Pfizer Unveils Promising GBS Maternal Vaccine in New England Journal of Medicine

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Pfizer Unveils Promising GBS Maternal Vaccine in New England Journal of Medicine

Source – Pfizer

On July 19, Pfizer released promising data from a Phase II study of their GBS6 vaccine candidate, designed to protect infants from invasive Group B Streptococcus (GBS) disease. The study focused on maternal administration to transfer protection to newborns. In the second stage of the study, which involved 360 healthy pregnant participants, GBS6 elicited strong maternal antibody responses against the six GBS CPS serotypes present in the vaccine. These antibodies were effectively passed on to infants at varying rates depending on the GBS6 group.

The Phase II study’s immunogenicity data, along with a parallel natural history study conducted in South Africa, suggest that GBS6 could offer meaningful protection against invasive GBS disease in newborns and young infants. The findings were published in The New England Journal of Medicine (NEJM) and will influence the upcoming Phase III clinical development program.

In terms of safety, both mothers and infants exhibited a similar profile between the vaccine and placebo groups. Local reactions were generally mild or moderate and short-lived, with pain at the injection site being the most frequently reported event. Systemic events were comparable between the GBS6 and placebo groups, mostly being mild or moderate. Fever was reported by 2 to 8% of participants in the GBS6 groups, depending on the dose, and by 5% of those in the placebo group. Adverse events (AEs) occurred in 45 to 70% of pregnant individuals in the GBS6 groups, depending on dose, and in 61% of those in the placebo group. The most common AEs and serious adverse events (SAEs) were related to pregnancy. Among infants, AEs occurred in 62 to 75% of participants in the GBS6 groups, depending on dose, and in 74% of those in the placebo group. No SAEs were considered related to the vaccine candidate.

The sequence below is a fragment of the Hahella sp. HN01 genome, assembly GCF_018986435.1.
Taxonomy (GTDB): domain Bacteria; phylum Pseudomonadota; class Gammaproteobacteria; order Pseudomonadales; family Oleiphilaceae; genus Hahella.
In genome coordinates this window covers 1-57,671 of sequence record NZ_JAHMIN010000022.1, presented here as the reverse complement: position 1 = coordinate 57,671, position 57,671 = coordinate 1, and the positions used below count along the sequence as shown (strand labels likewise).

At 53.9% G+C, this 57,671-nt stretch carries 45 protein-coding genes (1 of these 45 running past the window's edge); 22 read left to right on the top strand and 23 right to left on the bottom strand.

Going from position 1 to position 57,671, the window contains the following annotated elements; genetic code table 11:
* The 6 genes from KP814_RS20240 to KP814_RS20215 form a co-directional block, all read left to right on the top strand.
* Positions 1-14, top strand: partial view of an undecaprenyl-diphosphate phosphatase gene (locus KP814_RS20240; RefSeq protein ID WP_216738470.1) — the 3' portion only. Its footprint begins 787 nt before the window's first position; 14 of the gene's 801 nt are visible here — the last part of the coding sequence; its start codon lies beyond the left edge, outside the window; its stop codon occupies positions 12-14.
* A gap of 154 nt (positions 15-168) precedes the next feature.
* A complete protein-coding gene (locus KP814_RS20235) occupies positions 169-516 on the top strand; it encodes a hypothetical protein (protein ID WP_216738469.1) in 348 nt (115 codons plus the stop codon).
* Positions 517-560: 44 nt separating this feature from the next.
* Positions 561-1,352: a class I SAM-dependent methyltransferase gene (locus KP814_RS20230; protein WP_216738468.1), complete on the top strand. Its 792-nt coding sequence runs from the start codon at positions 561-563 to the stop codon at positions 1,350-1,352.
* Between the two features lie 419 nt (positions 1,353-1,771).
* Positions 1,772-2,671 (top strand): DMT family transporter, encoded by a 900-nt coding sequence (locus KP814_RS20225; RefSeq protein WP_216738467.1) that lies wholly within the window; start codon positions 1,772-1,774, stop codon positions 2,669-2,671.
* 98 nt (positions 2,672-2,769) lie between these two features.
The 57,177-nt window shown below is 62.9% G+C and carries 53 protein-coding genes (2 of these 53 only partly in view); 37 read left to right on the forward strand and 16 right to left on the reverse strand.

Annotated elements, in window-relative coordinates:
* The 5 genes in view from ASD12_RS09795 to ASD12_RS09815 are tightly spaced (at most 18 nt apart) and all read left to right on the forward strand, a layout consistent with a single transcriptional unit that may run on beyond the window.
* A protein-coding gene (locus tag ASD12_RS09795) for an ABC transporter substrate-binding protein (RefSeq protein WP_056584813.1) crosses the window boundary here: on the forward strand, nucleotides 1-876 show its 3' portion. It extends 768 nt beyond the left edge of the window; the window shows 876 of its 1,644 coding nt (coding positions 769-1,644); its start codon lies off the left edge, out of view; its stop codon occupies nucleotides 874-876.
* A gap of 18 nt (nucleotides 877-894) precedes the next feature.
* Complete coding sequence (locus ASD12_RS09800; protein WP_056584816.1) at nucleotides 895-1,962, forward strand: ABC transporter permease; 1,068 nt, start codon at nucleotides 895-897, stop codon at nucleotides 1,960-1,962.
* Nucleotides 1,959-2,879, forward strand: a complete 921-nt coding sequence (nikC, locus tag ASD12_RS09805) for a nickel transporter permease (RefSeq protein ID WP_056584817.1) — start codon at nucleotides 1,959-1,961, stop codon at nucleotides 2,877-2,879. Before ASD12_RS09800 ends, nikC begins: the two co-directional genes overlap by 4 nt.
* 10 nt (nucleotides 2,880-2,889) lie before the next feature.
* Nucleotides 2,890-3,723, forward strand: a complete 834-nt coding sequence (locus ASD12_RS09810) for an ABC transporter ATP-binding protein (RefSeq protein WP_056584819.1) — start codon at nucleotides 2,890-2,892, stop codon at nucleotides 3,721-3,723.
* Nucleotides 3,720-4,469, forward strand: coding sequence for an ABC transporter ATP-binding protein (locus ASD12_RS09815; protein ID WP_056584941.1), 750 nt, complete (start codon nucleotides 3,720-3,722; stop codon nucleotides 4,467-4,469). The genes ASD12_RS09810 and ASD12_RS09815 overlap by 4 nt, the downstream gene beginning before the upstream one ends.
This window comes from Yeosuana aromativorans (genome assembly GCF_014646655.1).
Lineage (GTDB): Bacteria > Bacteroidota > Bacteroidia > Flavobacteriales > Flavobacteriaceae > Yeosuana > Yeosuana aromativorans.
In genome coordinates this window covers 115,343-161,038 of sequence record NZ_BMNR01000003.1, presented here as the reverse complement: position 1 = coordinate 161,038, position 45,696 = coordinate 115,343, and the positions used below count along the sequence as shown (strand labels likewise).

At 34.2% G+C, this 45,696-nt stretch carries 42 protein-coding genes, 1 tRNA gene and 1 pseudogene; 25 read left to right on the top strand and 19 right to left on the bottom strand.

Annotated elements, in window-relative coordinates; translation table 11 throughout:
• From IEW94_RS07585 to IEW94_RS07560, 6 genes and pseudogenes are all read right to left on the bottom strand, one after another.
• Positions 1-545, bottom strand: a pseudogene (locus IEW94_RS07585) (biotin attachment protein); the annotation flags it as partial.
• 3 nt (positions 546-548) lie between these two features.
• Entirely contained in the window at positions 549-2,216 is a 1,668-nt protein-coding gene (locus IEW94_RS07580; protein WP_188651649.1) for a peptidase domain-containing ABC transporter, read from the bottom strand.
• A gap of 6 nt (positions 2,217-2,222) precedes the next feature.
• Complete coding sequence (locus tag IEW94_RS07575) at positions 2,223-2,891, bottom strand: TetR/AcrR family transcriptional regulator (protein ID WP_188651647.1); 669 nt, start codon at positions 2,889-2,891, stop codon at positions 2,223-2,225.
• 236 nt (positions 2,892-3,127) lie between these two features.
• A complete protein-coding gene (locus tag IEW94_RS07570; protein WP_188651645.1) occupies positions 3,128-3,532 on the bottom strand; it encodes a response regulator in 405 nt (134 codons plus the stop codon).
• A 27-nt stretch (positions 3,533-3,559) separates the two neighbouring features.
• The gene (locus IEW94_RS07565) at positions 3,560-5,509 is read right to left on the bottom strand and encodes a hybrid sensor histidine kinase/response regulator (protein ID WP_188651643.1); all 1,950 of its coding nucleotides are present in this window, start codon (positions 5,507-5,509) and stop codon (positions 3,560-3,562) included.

“Group B Streptococcus can cause potentially devastating diseases in infants, including sepsis, pneumonia and meningitis. Annually, there are nearly 400,000 cases of infant disease and approximately 138,000 stillbirths and infant deaths worldwide due to GBS. The findings published in NEJM provide hope that maternal vaccination with GBS6 may protect infants against GBS, potentially helping to prevent thousands of cases of illness annually, if it is successfully developed and approved. Building on decades of expertise and knowledge in vaccines, we are committed to helping protect newborns and young infants through maternal immunization.”

– Annaliesa Anderson, Ph.D., Senior Vice President and Chief Scientific Officer, Vaccine Research and Development, Pfizer

The Phase II placebo-controlled study was divided into three stages.

  • Stage I : Evaluated safety and immunogenicity in 66 healthy, nonpregnant individuals in South Africa.
  • Stage II : The focus of the NEJM publication is evaluating safety and immunogenicity in 360 healthy pregnant individuals aged 18 to 40 years and their infants in South Africa. Participants were randomly assigned to receive a single dose of GBS6 formulated at 5, 10 or 20 µg/serotype, with or without an AlPO4 adjuvantor placebo, given from late second trimester. The highest antibody responses were generally observed with the GBS6 20 µg dose, formulated without an aluminum phosphate (AlPO4) adjuvant.
  • Stage III : A final formulation is being evaluated in 216 healthy pregnant individuals and their infants in South Africa, the US and UK

The NEJM also reported a parallel natural history study in South Africa, which involved about 18,000 mother-infant pairs. The study aimed to estimate the levels of anti-CPS immunoglobulin (IgG) antibodies in infant sera that correlate with the risk of invasive GBS disease up to 89 days after birth. Comparing the antibody levels obtained from the GBS6 vaccine-induced immunity in infants from the Phase II study with naturally acquired anti-CPS IgG concentrations from the second study, researchers determined the percentage of infants with antibody levels that exceeded protective thresholds.

Naturally acquired anti-CPS IgG concentrations were associated with reduced disease risk in the natural history study, particularly for certain GBS6 serotypes. The GBS6 vaccine showed promising results, achieving seroresponder rates ranging from 57% to 97% for the most immunogenic formulation in the second stage of the Phase II study among infants born to immunized mothers with antibody levels above the protective threshold.

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